I am running this page on a development server
(http://niagara.leepfrog.com/), and the IFRAME is populated with a
series of iframe.document.write() calls, not a SRC. It works when I
try to access cssRules from the main Document sylesheet, but throws the
error when I try to access cssRules in the IFRAME from the Main
Document. Hopefully this clears thins up a little bit.

Jan 23 '06 #3

P: n/a


mephraim wrote:
The error occurrs on the line with the following:

var currRules = currStyleSheet.cssRules

I am able to read the stylesheet, but it throws that error when I try
to access cssRules.

I am running this page on a development server
(http://niagara.leepfrog.com/), and the IFRAME is populated with a
series of iframe.document.write() calls, not a SRC.


Do you still experience the problem? Do you have a URL with the example?
--

Martin Honnen
http://JavaScript.FAQTs.com/
Jan 28 '06 #4

P: n/a
VK

mephraim wrote:
I have a WYSIWYG editor based on the HTMLArea project that uses the
cssRules object of a stylesheet to add/update stylesheet rules for
table cells. Ever since I upgraded to FireFox 1.5, I get the following
error message when trying to access the cssRules object:

"Access to restricted URI denied"

The code I am trying to execute looks like this:

var currStyleSheet = editor._doc.styleSheets[0];
var currRules = currStyleSheet.cssRules;
var tdIndex = currRules.length;
for(i = 0; i < currRules.length; i++) {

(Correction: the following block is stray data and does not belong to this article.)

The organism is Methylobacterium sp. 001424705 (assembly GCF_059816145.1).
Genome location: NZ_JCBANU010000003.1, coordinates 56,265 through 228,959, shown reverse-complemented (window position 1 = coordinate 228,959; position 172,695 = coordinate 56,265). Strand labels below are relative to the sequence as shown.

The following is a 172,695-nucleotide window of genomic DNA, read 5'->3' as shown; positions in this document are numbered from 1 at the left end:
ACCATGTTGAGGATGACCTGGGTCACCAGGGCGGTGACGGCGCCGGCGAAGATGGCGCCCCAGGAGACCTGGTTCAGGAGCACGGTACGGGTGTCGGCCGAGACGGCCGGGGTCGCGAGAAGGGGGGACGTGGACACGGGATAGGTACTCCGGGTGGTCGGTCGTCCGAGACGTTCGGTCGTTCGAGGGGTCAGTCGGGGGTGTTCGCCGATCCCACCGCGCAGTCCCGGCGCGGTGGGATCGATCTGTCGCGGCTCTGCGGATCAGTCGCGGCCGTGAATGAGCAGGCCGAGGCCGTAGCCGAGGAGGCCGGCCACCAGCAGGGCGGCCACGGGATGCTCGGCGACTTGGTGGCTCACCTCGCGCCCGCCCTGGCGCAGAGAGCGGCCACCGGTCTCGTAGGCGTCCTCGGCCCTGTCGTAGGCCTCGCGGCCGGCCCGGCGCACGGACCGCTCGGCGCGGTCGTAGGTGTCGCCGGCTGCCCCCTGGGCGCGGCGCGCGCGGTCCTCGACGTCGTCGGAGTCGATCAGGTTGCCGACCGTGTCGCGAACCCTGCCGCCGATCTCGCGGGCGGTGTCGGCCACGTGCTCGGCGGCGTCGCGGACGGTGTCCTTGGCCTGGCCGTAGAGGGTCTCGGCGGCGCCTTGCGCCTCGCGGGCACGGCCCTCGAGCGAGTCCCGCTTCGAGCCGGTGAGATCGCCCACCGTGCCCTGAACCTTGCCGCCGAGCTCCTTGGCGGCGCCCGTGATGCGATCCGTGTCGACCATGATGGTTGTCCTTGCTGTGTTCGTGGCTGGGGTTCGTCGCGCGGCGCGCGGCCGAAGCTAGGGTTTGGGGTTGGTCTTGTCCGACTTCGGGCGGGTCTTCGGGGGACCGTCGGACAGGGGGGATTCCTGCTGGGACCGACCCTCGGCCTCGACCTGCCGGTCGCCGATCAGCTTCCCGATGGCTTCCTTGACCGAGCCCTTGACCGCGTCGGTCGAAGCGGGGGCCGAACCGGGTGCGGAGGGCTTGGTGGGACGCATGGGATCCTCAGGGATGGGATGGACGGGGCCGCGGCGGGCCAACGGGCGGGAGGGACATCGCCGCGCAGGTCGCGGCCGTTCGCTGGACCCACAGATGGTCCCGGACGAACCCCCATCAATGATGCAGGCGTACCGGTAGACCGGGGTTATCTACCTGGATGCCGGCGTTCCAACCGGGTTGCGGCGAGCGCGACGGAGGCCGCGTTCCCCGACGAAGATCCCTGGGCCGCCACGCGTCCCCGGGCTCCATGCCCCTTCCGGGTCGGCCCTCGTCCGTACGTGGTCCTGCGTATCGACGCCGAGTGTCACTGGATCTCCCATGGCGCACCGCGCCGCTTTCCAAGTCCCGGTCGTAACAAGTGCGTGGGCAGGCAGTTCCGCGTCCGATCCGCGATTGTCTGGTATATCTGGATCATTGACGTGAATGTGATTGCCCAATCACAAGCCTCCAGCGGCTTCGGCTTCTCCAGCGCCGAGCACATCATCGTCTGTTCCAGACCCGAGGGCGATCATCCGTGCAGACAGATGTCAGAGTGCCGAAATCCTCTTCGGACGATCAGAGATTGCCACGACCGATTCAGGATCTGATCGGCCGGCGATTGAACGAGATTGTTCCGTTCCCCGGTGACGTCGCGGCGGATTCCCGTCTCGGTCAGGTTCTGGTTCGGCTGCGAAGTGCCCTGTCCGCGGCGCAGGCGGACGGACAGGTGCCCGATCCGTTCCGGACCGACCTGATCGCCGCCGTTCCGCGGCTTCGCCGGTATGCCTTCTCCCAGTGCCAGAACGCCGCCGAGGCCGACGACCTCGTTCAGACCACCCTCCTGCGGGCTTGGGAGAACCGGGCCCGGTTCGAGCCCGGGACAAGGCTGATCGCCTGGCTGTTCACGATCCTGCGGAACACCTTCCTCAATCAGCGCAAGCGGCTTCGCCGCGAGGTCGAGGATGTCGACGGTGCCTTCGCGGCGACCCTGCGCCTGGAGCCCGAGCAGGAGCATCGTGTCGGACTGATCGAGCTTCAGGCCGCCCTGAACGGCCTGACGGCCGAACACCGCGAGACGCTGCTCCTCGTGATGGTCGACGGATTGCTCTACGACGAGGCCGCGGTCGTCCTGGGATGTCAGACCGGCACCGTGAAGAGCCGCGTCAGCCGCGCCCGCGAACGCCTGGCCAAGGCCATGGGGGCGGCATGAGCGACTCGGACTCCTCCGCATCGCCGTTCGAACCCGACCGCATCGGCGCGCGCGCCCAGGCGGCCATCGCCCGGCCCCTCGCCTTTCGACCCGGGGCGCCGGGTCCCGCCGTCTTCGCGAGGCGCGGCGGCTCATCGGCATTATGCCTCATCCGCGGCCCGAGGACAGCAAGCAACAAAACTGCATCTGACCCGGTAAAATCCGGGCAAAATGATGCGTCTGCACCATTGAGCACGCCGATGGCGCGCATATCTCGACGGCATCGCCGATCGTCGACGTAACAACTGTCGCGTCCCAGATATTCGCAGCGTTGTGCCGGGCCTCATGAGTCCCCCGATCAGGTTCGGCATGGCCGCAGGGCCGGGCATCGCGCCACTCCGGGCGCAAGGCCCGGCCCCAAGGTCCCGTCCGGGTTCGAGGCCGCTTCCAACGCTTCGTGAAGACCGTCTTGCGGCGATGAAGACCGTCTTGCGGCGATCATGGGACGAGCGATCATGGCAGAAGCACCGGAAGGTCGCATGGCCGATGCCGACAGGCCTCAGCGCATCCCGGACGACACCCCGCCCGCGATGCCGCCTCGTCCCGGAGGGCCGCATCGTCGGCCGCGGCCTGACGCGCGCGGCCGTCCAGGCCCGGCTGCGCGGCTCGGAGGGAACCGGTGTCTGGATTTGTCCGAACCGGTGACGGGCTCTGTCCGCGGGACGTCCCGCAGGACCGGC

if(currStyleSheet.cssRules.item(i).type == 1) {
//if it is a style rule
var currRule = currRules.item(i)
if (currRule.selectorText.toLowerCase() == "td") {
tdIndex = i;
}
}

}


Uhmm... and who told you that ever worked for Firefox at all? Did you
get yours from mozilla.org ?

Presuming that your style sheet has an ID (the only way to work
reliably with Firefox) and this ID is say "myCSS" then:

document.getElementById('myCSS').sheet.cssRules[0].style.backgroundColor;
and so on...

Works just fine since 1.0.4

Jan 28 '06 #5

P: n/a
VK wrote:
mephraim wrote:
I have a WYSIWYG editor based on the HTMLArea project that uses the
cssRules object of a stylesheet to add/update stylesheet rules for
table cells. Ever since I upgraded to FireFox 1.5, I get the
following error message when trying to access the cssRules object:

"Access to restricted URI denied"

The code I am trying to execute looks like this:

var currStyleSheet = editor._doc.styleSheets[0];
var currRules = currStyleSheet.cssRules;
var tdIndex = currRules.length;
for(i = 0; i < currRules.length; i++) {